Moving Forward Together

Moving Forward Together 

National AccessAbility Week (#NAAW2022), May 29 to June 4, 2022

The theme for National AccessAbility Week is “moving forward together”. It is a time to celebrate the contributions of Canadians experiencing disability and promote efforts to increase accessibility and inclusion in Canada. Learn more about National AccessAbility Week

While we still have a long way to go to realize a country or province without barriers for people of all abilities, I hope you will be able to celebrate with us how far we’ve come to be more inclusive.  

SARC Members strive to inspire creative change in their neighbourhoods, communities, and province, where we continue to help create inclusive communities for everyone everywhere. 

How can we make a difference? 

Changing a country like Canada, to become more inclusive and accessible seems like a daunting task. Like all large goals, it can seem easier to break them down into smaller, more manageable pieces. Your own backyard or neighbourhood is a good place to begin with by improving accessibility.  

A good example of this would be the work accomplished by last year’s SARC Awards recipient, Lenny Smart. His advocacy led to more curb cuts installed near his workplace. He was able to work with the City of Saskatoon to identify where repairs to the sidewalks were needed and to determine the best locations to install curb cuts. Identifying barriers and insisting on solutions was how Lenny made a difference. Often people don’t know there is an accessibility barrier until it’s identified. Check out the amazing video of Lenny and his work in receiving the Good Neighbour Award (2021).   

SARC Members provide accessible solutions in our communities 

Accessibility and inclusion make for better communities. SARC Member Agencies have made a difference in their communities by working towards accessibility improvements. Communities have benefitted from having lifts installed in their local swimming pool and by adding family and accessible change rooms and washrooms. It’s common to see neighbourhood parks install accessible playground equipment. Thanks to a SARC Member Agency, a wheelchair swing was provided in one of these parks. As a result of these small implementations, people experiencing disability can be supported to use their community’s amenities.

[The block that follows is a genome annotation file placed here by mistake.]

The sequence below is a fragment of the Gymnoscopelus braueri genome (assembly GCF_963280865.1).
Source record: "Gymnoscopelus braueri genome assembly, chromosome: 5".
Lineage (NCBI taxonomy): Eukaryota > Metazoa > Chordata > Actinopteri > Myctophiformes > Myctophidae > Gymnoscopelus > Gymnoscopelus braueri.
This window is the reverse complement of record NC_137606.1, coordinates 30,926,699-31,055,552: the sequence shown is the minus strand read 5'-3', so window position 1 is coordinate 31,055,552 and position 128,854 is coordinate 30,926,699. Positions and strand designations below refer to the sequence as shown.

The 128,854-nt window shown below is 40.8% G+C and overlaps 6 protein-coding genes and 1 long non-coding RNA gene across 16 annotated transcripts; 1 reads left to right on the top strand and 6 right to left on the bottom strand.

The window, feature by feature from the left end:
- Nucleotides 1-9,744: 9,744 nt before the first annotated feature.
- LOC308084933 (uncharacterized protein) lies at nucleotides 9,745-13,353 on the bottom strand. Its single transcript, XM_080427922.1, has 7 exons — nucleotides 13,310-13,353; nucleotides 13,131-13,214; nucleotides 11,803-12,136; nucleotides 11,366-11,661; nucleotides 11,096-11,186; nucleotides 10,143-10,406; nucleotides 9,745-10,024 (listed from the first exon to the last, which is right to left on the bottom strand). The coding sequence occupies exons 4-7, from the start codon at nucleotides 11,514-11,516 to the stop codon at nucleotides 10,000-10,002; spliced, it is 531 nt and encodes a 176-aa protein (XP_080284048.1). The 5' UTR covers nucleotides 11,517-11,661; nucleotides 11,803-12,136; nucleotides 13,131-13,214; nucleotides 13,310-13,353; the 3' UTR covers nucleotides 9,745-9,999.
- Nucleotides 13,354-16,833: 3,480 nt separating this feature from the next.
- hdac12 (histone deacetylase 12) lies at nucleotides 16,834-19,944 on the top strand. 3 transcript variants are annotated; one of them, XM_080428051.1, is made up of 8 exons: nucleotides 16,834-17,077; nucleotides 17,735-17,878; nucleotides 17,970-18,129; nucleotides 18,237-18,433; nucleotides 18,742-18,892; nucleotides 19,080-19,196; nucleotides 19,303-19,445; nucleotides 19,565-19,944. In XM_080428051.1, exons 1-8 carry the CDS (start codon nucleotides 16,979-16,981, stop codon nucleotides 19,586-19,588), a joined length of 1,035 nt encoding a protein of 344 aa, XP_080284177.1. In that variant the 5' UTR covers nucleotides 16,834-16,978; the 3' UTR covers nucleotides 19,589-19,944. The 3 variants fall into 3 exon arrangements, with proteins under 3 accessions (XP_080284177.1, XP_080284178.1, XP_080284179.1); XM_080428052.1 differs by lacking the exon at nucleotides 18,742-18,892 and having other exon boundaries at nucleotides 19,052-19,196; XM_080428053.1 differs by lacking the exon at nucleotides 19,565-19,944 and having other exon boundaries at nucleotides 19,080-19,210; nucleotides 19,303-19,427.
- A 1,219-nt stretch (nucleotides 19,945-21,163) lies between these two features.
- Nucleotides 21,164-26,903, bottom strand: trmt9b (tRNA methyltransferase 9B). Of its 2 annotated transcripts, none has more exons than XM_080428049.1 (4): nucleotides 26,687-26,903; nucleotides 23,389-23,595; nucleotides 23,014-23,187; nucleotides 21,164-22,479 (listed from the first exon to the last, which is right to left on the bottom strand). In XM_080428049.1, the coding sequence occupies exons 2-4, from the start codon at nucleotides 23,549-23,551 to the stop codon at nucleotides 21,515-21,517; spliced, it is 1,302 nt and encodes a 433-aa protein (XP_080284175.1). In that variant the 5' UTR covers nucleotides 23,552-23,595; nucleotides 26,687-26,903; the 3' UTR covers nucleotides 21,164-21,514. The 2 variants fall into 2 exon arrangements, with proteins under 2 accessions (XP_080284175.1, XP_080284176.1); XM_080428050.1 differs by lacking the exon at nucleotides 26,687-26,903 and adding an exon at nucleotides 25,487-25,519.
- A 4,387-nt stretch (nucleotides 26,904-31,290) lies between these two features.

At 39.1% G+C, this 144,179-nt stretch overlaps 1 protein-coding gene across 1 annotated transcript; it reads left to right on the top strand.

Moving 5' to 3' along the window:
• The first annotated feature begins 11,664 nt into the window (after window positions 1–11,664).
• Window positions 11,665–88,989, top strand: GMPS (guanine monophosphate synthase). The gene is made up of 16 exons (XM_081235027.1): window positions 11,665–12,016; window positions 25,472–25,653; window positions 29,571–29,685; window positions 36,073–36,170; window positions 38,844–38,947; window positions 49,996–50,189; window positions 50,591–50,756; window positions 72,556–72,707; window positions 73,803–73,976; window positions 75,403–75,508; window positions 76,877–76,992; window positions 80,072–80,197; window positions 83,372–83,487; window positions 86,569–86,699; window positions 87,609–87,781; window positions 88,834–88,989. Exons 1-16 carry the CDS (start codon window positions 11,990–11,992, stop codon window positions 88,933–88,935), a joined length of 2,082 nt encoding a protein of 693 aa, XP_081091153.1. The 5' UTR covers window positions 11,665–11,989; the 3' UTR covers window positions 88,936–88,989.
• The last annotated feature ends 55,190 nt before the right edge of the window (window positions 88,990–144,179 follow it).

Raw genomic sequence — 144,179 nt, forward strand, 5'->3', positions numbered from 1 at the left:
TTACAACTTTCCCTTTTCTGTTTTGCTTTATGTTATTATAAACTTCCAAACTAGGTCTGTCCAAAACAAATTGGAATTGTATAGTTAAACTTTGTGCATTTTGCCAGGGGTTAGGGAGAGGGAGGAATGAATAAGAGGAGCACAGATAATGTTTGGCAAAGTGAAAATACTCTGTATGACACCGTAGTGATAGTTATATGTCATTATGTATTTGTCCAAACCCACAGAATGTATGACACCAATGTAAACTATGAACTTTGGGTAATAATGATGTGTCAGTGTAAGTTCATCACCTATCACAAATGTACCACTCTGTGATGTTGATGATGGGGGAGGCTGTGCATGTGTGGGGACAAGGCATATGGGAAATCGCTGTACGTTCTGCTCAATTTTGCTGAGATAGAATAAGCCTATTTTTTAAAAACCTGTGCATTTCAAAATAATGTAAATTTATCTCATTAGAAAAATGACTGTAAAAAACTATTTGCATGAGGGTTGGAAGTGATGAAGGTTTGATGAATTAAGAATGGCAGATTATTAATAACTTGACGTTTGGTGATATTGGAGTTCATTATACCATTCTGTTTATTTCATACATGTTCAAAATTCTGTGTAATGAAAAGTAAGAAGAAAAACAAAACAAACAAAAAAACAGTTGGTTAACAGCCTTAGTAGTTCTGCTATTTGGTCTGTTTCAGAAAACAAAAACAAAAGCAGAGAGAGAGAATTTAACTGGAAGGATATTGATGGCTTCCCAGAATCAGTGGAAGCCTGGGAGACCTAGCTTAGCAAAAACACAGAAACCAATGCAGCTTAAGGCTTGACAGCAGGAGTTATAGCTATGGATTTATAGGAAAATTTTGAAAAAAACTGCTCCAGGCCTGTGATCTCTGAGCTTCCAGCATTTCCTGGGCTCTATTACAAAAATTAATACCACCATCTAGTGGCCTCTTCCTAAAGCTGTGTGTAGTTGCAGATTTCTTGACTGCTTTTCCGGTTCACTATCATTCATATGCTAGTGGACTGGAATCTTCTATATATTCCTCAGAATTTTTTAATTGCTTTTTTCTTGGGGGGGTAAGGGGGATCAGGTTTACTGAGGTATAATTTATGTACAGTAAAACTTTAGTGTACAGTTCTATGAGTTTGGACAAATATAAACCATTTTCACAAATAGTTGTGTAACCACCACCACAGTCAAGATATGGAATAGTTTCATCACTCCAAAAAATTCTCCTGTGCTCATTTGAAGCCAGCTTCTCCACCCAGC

Accessible transportation buses are a shared service with some SARC Members in their community and through the work, advocacy, and collaboration with community partners, SARC Members continue to remove barriers within their communities.  The whole Town benefits when a wheelchair-accessible bus can serve people supported at a SARC Member facility and serve people in the entire community. More people are participating in the life of their community. Identifying barriers and working together for accessible solutions is something that SARC Members do to make their communities better. Check out the article from Pipestone KinAbility in the Winter 2022 SARC Update on the work they did in Moosomin to get a wheelchair-accessible swing added to their playground.

How SARC, SARC Members, and the Government of Saskatchewan work toward accessibility 

As a provincial association, SARC and our Members have the opportunity to influence provincial policies, as we are seen by the provincial government as a stakeholder in provincial discussions involving accessibility and inclusion. Throughout the recently proposed accessibility legislation, comments and suggestions were provided by SARC to the Government of Saskatchewan as well as by SARC Members.  SARCalso had the opportunity to provide feedback and suggestions on the new Construction Code Act in order to improve accessibility in the built environment for people of all abilities. Advocating for accessibility and inclusion on a provincial scale helps build a better province.  

Recently, the Saskatchewan Legislative Building received a Rick Hansen Foundation Accessibility Certification to become the first and only Legislative Building in Canada to receive this distinction.  The Rick Hansen Foundation provides standards for accessibility that addresses the accessibility needs of people of varying abilities. Certification is awarded to buildings that go beyond the minimum standards found in building codes and meets or exceeds the standards established by the Rick Hansen Foundation. For example, Saskatchewan is demonstrating to the rest of Canada that accessibility and inclusion are important priorities. 

What else can be done 

By identifying barriers and moving forward together to find solutions, the goal of an accessible province can be realized. Advocating for more curb cuts, collaborating with community partners, or participating in provincial forums and discussions can all lead to a better community, province and country. We have come a long way and there is more to do. It all starts with small changes that make big differences in someone’s life. Something to celebrate.  


Please Note: The included information is for reference only, and SARC and its Members, their employers, officers, and Directors assume and accept no liability for any consequences arising from the use, non-use, accuracy, or legal compliance of any of the information, tools, or resources provided.

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